On april 28th thru may 2nd, we all gathered once again to celebrate our annual meeting ("Molingordo IV") in Somolinos (Guadalajara, Spain), and as usual, we conducted all sorts of tests and measurements to each and every piece of gear that each of us brings along, both DIYs proyects and commercial products of all sorts, a great oportunity for everyone, the initiated and the newcomers, to participate and learn how to conduct a DBT, experience how our own gear performs when measured, experiment with all sorts of gear and have fun at the same time, in a relaxed and friendly atmosphere for the entire family (yes, we do have daylight activities for the family and night entertainement for the understanding wifes that comes along for this 4 day non stop event).

On this edition, we have varied the method of the test (DBT) to eliminate surrounding circumstances that might devaluate the outcome or be subject of criticism from the subjectivists. In fact, the test we relate to below is not based on the Matrixhifi testing protocol but even so shows as a result very interesting and conclusive outcome.

Read on!




Basic (cheap) system (A):

Power stage
Behringer A500

Sony DVP-NS355
DVD player

Signal cables
Standard RCA white/red (15feet) bought in a 7/11 like store
All placed on a "high end" shaky wooden chair...(see pic)

Estimated value when new: 700 U$D


High End system (B):

Line stage
Classe CAP-80
Power stage
Wadia 6, VRDS transport, 20 bit
Signal cable
MIT Terminator 3 proline XLR
CDP rack
Power cord

Estimated value when new: approx. 12,000U$D (or more)


Common for both systems:

Tempflex speaker cables for both rigs


The human testers were all trained ears and used to extensively listening to high end equipments, a good number of them participated, each with his own conception of the high end world, some totally subjectivists, some completely objectivists, some in between.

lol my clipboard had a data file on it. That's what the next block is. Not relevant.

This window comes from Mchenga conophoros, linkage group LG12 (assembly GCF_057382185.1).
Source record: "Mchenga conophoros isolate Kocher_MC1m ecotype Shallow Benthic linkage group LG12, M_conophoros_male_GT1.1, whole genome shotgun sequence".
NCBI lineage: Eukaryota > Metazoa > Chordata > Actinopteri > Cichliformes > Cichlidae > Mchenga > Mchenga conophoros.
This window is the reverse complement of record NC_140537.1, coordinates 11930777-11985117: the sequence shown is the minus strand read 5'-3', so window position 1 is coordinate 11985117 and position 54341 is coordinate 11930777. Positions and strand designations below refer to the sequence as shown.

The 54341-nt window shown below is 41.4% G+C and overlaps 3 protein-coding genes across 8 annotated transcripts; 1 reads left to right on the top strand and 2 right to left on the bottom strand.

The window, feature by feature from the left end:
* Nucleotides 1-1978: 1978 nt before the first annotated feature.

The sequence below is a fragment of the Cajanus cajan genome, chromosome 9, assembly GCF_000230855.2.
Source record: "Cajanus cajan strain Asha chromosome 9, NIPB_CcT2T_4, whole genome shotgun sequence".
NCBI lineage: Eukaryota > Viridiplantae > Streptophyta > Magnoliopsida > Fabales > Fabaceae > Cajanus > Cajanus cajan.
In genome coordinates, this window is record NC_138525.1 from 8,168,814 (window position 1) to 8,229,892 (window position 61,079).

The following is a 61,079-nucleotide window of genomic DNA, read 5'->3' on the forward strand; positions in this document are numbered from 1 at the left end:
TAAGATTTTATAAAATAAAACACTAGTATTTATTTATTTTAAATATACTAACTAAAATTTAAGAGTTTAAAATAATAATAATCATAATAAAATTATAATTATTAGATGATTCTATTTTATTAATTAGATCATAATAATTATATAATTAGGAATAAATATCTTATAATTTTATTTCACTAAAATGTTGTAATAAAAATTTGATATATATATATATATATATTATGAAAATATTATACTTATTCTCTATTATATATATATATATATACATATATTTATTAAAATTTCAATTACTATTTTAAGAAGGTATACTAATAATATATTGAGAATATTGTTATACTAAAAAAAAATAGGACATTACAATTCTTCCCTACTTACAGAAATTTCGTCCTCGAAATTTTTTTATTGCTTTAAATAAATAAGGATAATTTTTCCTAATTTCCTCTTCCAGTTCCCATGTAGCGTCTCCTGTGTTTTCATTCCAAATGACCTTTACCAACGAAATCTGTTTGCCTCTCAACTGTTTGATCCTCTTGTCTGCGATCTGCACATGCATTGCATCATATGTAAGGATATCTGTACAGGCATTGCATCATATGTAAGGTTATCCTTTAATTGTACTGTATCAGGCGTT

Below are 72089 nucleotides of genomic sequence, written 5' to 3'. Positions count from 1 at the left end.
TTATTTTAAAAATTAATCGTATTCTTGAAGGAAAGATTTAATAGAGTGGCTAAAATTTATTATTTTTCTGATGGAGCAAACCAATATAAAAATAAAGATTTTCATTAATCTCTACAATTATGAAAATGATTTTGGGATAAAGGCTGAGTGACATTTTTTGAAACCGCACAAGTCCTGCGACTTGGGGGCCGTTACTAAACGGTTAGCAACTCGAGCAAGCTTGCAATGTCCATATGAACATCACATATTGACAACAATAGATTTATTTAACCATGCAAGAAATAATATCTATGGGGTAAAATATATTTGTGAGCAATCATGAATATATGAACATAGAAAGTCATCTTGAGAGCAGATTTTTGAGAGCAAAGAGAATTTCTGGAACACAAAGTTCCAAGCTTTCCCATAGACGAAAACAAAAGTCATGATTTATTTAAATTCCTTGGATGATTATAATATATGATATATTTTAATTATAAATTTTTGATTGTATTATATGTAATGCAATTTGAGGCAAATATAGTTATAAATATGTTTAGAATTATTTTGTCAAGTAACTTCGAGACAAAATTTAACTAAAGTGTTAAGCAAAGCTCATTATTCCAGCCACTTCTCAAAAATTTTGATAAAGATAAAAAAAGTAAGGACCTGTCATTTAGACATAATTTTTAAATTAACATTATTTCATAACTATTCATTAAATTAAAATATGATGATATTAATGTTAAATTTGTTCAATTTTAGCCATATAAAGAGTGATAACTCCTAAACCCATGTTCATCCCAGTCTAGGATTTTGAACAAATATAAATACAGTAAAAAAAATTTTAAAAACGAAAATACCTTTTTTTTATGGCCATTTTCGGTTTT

(This is the beauty of this event, we are all toghether sharing our experiencies and visions around this hobby)


The (A) system seen from the rear. Note the high end audio rack used...and the carefully placed 15' RCA cable...



General view of both systems. As shown here, the expensive and sofisticated one had all the advantages available.



Some of the participants of the test...concentrated they were !
(Important note: not more than 2 testers were allowed simultaneously, to avoid noise and concentration breaks)


The "HABX" (*Human ABX*), ready to swap systems at will of the testers.
Note that we eliminated our own ABX control box, more about this below.




The systems were placed into a listening room with dimensions that could be similar to those many have at their homes (mind you US readers, this is Europe, real state is amazingly expensive and a typical home will have around in between 20-30 sqm, some youngsters living at their parent's home won't have a room much larger than 15sqm)

9 absorbing panels (Matrix in house made) were placed strategically around the room, wich had some loosen furniture that could emulate a standard home. The ceiling is covered by glasswool. We understand that this treatment is far more than what most of us can achieve at our homes, WAF considered...

In one of the systems there was reproduced some music and determined the adecuate SPL for the test, then, using a multitone found on our Matrix CD test 2.0 the output voltage was measured at the loudspeaker's terminals, then, the other system was adjusted by means of measuring the voltage to finally achieve the same output level on both systems. This eliminated the potential SPL difference that coud bias the test.